You Can’t Take Your Heirlooms with You 

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You Can’t Take Your Heirlooms with You 

Suppose it is your responsibility to designate the next owner of true heirlooms. Above all, you want to avoid family strife and resentment and ensure they land in the hands of individuals who will respect and care for them.

The Meaning of Sentimental Belongings

Heirlooms like old photographs, deeds of sale, quilts, recipe cards, diaries, scrapbooks or a treasured family Bible are often tied to family history. Some represent holiday rituals, like Christmas tree ornaments or figurines. Perhaps your grandmother had pieces of childhood furniture or some preserved baby clothes. Does a family member want to be the caretaker of photos and documents?

It is sometimes hard to guess who is most attached to which family item. Unless an object has been openly discussed, you may be unsure which of your children or heirs deeply cares about it. By a similar token, you may not realize how little the current generation wants your treasured items or may even dread the burden of tending to them. Large collections or antiques may only create nuisances and guilt.

Tastes and styles change. Nowadays, people are less interested in “brown” furniture. Individuals’ wishes shift, too. The old-fashioned jewelry box your granddaughter coveted when she was little may now have lost its allure for her.

Who Gets What?


The Egyptian pharaohs placed their favorite possessions in their tombs so they could enjoy them in the afterlife. While this is not an option for any of us today, we still care about keeping our treasures in the family. You can either figure out early how to divide your heirlooms, or you can leave more generalized instructions and let the family sort it out after you have passed. If you start the process now, you will still be here to enjoy the pleasure of gifting and to forestall later disputes. Making transfers sooner rather than later will also relieve emotional pressure. In any case, you need to work out where those special items will go.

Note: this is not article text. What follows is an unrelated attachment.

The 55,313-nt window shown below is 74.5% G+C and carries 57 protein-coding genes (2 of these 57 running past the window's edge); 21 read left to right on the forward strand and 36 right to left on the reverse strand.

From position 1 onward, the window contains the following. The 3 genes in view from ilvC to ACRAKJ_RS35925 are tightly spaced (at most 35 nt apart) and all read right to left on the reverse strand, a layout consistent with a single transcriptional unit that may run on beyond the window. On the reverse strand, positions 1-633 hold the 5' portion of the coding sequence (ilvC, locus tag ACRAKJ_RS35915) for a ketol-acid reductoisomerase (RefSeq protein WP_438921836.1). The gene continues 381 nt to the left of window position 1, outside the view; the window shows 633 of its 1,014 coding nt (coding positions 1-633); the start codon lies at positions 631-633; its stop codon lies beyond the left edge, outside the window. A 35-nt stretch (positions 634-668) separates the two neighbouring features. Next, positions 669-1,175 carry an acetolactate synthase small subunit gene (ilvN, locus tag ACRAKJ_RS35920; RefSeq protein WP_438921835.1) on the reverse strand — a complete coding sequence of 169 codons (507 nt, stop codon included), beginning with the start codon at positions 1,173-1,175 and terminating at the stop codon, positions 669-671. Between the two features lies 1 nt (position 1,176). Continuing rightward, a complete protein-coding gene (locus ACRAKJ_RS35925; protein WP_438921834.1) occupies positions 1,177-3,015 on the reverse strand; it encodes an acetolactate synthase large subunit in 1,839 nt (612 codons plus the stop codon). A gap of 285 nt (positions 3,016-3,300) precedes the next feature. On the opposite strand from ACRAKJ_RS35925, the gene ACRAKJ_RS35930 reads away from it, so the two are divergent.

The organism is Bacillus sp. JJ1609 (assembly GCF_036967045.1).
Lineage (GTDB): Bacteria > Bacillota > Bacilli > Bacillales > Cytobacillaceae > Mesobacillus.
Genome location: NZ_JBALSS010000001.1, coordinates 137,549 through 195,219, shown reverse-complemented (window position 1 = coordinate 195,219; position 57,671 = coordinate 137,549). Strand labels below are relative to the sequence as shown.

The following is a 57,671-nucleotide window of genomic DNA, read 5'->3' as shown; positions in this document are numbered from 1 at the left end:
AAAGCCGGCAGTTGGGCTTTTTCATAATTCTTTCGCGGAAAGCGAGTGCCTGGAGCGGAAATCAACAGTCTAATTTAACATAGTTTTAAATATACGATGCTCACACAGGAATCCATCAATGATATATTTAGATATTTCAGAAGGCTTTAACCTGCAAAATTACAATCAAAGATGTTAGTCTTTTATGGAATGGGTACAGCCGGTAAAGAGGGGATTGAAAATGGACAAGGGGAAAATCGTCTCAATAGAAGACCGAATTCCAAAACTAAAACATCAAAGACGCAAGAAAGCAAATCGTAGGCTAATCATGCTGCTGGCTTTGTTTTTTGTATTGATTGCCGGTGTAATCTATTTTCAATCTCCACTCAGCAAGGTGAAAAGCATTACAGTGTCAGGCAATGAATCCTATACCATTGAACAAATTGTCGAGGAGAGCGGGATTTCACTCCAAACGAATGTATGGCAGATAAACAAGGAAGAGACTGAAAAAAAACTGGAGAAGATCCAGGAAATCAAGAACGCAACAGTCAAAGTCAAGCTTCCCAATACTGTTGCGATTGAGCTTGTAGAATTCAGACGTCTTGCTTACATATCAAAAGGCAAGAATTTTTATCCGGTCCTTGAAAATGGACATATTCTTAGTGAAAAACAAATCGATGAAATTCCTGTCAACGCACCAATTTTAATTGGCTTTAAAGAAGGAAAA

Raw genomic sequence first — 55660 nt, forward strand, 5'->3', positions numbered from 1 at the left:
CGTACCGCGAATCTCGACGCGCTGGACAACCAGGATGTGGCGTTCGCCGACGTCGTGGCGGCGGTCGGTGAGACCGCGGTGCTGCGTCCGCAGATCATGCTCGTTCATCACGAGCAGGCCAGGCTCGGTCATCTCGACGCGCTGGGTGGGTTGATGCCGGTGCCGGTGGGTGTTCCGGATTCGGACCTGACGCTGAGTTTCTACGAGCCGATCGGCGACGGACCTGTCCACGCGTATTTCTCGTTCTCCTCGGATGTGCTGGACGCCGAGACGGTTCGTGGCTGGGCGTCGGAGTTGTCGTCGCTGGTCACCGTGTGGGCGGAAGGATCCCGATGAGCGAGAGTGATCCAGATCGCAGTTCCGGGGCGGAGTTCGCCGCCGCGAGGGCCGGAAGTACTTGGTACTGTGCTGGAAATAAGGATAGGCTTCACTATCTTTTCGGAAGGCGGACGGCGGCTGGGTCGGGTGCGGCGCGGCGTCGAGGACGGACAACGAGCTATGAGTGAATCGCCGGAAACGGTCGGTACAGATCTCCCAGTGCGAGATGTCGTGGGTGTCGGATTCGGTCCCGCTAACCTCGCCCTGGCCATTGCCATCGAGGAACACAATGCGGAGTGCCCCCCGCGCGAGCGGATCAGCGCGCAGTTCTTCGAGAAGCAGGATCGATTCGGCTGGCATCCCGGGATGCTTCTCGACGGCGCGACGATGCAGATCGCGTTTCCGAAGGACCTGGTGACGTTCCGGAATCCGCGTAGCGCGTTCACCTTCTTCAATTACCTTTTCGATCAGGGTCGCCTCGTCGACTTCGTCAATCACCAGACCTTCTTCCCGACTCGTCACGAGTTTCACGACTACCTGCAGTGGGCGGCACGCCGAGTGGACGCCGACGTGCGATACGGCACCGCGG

You will want to be fair. If something cannot be split, like King Solomon’s baby, you might compensate some family members with cash. If objects like jewelry, furniture, artworks or even designer clothing happen to have financial value, you may need an expert appraisal. Since certified professional appraisers are banned from buying your items themselves, they will likely quote you an honest price. Consider contacting the International Society of Appraisers, the Appraisers Association of America or an auction house. You can also consult specialist guidebooks.

Finalizing Your Choices

If you have a family discussion, try to assemble as a group and go through each room methodically. Record your decisions in meticulous and specific detail. Once you have compiled the list of items to give away, you might have a round robin so each member has an opportunity to select an heirloom. Remember friends and caregivers, too.

You may need to shake dice, draw straws, hold a fake auction with Monopoly money or enlist a third-party arbiter such as an accountant, attorney, or family friend.

Finally, make it official. Fill in your personal property memorandum that is stored behind your will in your estate planning notebook.  Filling this document in will help legally memorialize your wishes. Please complete this form in your own handwriting, sign, and date the document when you are complete.  

Distribute, Donate, Discard


Families may want to wait a few months for emotions to settle before they dispose of remaining objects that have not been allocated.

At that point, you might hold a garage or estate sale or donate to those in need or perhaps a local museum or historical society. Research your family history to understand any significance their collections may represent.

Ask us or a local real estate agent for help finding the right home for your heirlooms.

© 2023 Law Network PC

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